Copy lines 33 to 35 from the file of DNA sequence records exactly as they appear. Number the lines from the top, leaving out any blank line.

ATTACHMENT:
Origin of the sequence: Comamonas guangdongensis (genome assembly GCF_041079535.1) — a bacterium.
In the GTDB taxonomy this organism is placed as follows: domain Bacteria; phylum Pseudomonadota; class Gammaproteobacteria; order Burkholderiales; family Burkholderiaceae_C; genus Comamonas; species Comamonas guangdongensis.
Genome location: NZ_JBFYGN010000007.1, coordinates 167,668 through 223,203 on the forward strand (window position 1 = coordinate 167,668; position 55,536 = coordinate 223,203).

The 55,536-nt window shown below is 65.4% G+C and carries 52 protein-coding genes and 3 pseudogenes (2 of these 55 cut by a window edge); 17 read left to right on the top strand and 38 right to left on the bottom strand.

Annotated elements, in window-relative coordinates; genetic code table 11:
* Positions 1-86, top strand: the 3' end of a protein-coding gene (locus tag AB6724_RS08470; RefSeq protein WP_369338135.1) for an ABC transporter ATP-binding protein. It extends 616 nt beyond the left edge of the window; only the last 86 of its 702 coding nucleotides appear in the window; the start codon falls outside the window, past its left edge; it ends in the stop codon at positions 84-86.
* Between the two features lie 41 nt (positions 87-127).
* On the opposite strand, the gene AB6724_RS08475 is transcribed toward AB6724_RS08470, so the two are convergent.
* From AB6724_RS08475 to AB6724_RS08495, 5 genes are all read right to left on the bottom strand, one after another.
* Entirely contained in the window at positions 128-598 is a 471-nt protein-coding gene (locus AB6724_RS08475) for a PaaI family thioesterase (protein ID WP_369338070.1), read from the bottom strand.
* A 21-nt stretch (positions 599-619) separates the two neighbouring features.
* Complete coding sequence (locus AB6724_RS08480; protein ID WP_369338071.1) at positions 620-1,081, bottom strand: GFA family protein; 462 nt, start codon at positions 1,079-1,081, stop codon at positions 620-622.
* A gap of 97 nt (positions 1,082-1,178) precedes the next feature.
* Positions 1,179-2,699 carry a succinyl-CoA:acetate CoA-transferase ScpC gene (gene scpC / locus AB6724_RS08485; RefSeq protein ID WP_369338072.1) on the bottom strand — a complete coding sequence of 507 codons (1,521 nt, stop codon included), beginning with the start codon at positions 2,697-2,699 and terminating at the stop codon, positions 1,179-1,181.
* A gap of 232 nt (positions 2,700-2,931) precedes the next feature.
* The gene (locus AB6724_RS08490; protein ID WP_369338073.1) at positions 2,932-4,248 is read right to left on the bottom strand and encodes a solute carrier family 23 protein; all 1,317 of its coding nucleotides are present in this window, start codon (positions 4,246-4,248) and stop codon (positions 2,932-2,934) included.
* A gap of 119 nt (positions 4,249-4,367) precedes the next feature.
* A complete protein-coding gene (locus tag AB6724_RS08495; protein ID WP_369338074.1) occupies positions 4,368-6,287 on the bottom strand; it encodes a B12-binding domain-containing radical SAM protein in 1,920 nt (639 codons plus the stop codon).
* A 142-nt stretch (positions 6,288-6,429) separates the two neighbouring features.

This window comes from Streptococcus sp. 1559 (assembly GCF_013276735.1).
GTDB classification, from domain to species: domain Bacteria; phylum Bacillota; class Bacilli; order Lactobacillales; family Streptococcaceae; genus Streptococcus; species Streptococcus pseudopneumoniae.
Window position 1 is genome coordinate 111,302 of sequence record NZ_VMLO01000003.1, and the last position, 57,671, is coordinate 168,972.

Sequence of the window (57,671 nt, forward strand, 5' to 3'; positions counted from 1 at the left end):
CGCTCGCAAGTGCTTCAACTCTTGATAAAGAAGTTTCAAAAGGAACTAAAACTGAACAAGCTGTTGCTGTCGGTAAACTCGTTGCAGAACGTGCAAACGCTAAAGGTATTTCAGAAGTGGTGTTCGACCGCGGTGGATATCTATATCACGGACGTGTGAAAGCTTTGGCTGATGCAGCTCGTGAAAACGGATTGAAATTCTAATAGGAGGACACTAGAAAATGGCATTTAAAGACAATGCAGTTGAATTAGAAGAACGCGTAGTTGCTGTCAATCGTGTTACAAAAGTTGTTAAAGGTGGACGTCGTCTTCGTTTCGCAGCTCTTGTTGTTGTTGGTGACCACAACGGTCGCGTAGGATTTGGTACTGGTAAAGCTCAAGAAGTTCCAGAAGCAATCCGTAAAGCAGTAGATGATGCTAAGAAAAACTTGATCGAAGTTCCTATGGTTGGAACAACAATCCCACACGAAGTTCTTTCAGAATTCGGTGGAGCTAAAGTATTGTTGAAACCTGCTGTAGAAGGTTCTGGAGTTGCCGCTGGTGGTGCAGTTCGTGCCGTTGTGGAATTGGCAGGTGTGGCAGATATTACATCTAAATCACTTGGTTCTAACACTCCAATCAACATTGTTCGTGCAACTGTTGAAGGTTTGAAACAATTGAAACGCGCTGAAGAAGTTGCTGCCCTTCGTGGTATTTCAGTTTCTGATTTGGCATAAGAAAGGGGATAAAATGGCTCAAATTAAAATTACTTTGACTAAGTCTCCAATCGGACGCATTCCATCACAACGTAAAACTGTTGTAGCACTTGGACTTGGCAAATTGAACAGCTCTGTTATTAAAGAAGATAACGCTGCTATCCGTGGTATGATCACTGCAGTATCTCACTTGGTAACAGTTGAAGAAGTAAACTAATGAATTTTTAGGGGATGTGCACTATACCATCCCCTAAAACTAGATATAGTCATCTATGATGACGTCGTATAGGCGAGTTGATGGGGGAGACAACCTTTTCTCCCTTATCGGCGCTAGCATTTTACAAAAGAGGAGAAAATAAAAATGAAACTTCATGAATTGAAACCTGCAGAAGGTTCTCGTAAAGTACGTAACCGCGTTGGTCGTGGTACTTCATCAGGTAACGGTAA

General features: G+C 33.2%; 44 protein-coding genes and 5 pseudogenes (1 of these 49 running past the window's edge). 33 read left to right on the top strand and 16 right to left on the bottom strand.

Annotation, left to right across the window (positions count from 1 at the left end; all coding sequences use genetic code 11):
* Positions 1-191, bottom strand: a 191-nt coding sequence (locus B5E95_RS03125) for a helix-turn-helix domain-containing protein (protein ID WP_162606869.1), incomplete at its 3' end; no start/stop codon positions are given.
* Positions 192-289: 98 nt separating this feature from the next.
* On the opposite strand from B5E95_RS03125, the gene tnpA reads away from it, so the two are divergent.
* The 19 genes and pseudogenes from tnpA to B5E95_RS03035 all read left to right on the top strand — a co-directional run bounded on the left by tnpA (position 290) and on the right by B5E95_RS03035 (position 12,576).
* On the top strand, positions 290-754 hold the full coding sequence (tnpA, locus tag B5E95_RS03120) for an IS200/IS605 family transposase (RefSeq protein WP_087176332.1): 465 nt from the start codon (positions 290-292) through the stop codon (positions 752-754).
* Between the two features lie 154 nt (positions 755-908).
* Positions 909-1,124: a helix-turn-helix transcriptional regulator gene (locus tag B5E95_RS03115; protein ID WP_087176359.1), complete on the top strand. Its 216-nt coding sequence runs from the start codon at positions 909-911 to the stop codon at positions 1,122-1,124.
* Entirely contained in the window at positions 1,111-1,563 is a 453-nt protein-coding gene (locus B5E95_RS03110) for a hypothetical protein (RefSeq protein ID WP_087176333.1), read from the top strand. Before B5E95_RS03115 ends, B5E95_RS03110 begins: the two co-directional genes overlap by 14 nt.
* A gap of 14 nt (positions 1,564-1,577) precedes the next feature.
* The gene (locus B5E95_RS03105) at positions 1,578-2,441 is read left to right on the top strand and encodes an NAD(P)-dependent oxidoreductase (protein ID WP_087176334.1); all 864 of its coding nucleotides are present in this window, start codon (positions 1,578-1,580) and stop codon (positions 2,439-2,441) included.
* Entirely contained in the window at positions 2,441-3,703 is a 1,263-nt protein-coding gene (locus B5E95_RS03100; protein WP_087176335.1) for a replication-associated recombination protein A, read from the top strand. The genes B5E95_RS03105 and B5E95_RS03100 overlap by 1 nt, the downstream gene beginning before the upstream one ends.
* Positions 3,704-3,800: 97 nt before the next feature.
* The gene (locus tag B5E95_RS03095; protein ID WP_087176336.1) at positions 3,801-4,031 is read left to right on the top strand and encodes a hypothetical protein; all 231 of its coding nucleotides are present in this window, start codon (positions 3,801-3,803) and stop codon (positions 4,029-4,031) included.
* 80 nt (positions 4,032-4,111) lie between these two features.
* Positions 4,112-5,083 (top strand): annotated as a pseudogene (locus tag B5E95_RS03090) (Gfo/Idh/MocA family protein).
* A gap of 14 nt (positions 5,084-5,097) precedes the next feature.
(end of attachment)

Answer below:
* Positions 909-1,124: a helix-turn-helix transcriptional regulator gene (locus tag B5E95_RS03115; protein ID WP_087176359.1), complete on the top strand. Its 216-nt coding sequence runs from the start codon at positions 909-911 to the stop codon at positions 1,122-1,124.
* Entirely contained in the window at positions 1,111-1,563 is a 453-nt protein-coding gene (locus B5E95_RS03110) for a hypothetical protein (RefSeq protein ID WP_087176333.1), read from the top strand. Before B5E95_RS03115 ends, B5E95_RS03110 begins: the two co-directional genes overlap by 14 nt.
* A gap of 14 nt (positions 1,564-1,577) precedes the next feature.